With Valentine’s Day around the corner, I thought a post about heart shaped jewelry would be in order.
The Heart – An Ancient Symbol
The heart as a symbol was used as far back as 10,000 BC, although scientists are not exactly sure what it symbolized at that time. In more recent civilizations, it was long believed that thoughts, reasoning and the soul were housed in the heart, and in ancient Egypt, the heart was not only the center of life, but morality and character as well, and your heart was judged to determined your future in the afterlife. The Egyptian Book of the Dead illustrates how after death, a person’s heart is taken to the judgment area and put on a scale opposite the feather of Maat. If the heart was lighter than the feather, the person was all set to enjoy whatever came after, but if it was heavy with sin, the heart would be eaten by the demon Ammit and the person would cease to exist. (so dramatic!)
But why is the heart symbol shaped the way it is? It doesn’t look anything like an actual human heart. And why do we associate that shape with love?
There are many (possible) explanations: Some say it’s because it resembles several different female body parts (use your own imagination here); some claim it is because of a vision Saint Margaret Mary Alacoque had in the 1600s (although that one doesn’t really hold up, because there are stained glass windows with heart symbols that way predates that – maybe she was just commenting on the decor!); it has also been suggested that it’s the heart in the Book of the Dead that inspired it (although I personally think that looks more like an urn or sometimes an actual anatomical heart, but…).
Then there is the theory of the Silphium plant. The seeds from this now extinct variety of wild fennel are shaped just like the heart symbol we use today, and they were widely used as a natural contraceptive. The plant grew in Cyrene (an ancient Greek colony where Libya is today), and was a great source of income for the area. It was extensively commercially traded and the seed pods were even depicted on their coins. It also had a slew of other health benefits (Pliny the Elder wrote that it could be used as an antidote for poison, re-grow hair, cure leprosy, sore throats, etc.), and unfortunately, demand was larger than supply, and it was picked to extinction.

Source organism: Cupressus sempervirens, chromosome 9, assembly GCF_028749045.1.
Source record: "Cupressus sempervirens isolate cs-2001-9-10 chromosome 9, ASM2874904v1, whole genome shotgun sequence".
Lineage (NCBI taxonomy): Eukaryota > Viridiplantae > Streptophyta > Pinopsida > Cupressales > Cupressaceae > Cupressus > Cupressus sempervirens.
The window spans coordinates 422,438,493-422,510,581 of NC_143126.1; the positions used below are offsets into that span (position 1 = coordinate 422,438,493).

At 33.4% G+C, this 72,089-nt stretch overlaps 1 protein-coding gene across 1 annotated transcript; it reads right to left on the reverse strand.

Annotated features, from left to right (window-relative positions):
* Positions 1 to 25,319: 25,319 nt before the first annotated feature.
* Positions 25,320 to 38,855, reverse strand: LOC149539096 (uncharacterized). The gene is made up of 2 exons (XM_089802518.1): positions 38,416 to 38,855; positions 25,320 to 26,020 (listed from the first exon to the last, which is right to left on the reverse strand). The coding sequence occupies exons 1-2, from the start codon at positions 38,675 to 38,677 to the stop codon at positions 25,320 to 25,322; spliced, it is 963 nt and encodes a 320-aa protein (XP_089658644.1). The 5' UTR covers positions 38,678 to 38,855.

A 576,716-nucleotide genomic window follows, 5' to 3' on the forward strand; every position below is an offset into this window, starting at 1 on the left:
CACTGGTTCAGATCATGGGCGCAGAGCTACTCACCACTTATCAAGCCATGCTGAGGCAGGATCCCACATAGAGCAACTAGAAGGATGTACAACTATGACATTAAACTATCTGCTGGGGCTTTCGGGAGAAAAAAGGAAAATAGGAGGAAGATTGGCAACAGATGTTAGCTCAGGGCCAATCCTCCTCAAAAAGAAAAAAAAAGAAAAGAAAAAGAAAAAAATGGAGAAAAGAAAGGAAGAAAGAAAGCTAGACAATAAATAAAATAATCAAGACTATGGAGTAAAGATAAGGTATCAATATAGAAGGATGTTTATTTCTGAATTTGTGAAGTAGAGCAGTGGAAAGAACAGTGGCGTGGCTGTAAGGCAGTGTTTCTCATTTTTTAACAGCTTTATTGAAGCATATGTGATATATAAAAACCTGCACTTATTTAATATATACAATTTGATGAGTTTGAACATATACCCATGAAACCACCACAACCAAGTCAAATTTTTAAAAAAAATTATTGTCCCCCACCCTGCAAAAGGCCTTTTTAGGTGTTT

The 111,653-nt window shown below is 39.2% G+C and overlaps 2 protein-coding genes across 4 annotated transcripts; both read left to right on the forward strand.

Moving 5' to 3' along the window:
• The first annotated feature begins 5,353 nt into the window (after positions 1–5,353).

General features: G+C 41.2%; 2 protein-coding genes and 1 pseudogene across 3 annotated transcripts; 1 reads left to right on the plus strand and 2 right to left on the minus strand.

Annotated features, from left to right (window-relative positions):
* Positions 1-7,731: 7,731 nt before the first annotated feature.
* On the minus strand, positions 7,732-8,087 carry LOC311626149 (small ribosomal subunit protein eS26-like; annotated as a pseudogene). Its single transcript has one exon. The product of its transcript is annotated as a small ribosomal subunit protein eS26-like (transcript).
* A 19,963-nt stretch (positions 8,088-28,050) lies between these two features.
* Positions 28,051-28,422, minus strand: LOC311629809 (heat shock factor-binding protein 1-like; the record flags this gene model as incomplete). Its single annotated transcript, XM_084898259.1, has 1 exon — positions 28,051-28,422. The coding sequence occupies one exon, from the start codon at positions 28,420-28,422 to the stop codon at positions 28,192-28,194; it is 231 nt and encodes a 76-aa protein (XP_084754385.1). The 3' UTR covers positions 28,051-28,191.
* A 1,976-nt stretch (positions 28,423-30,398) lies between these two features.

And why it’s associated with love – well, we all know what the heart feels like when you’re in love (or going through a breakup). No mystery there.
Time for the visual part of the post – my selection of some favorite heart charms and pendants:
Collage by Charms Guide
1. Sterling silver filigree heart charm by Rembrandt
2. Vintage (ca 1945) Walter Lampl sterling silver and enamel charm from Morning Glory Antiques.
3. 10k rose gold charm with set with a red stone (they label it garnet, then say it’s labradorite in the text. Red labradorite has been much debated and a source of both great controversy and lawsuits in the professional gem world. I just wanted to mention that so you can make an informed decision about the piece. Regardless of the quality of the stone, I like it, and I think it’s pretty, so I included it). From Sundance.
4. Sterling silver heart chakra charm from Shanti Boutique Fair Trade Designs
5. Tiny connected custom stamped brass hearts on a sterling silver chain by MomentusNY
6. Brass and silver-tone base metal charms by Fossil
7. Anatomical heart charm by Pnut.
8. 18k white gold and diamond heart charm necklace from Tiffany & Co.
9. Sterling silver, brass and resin pendant by Waxing Poetic.
10. Sterling silver, cubic zirconia and rhodolite dangle charm bead from Pandora.
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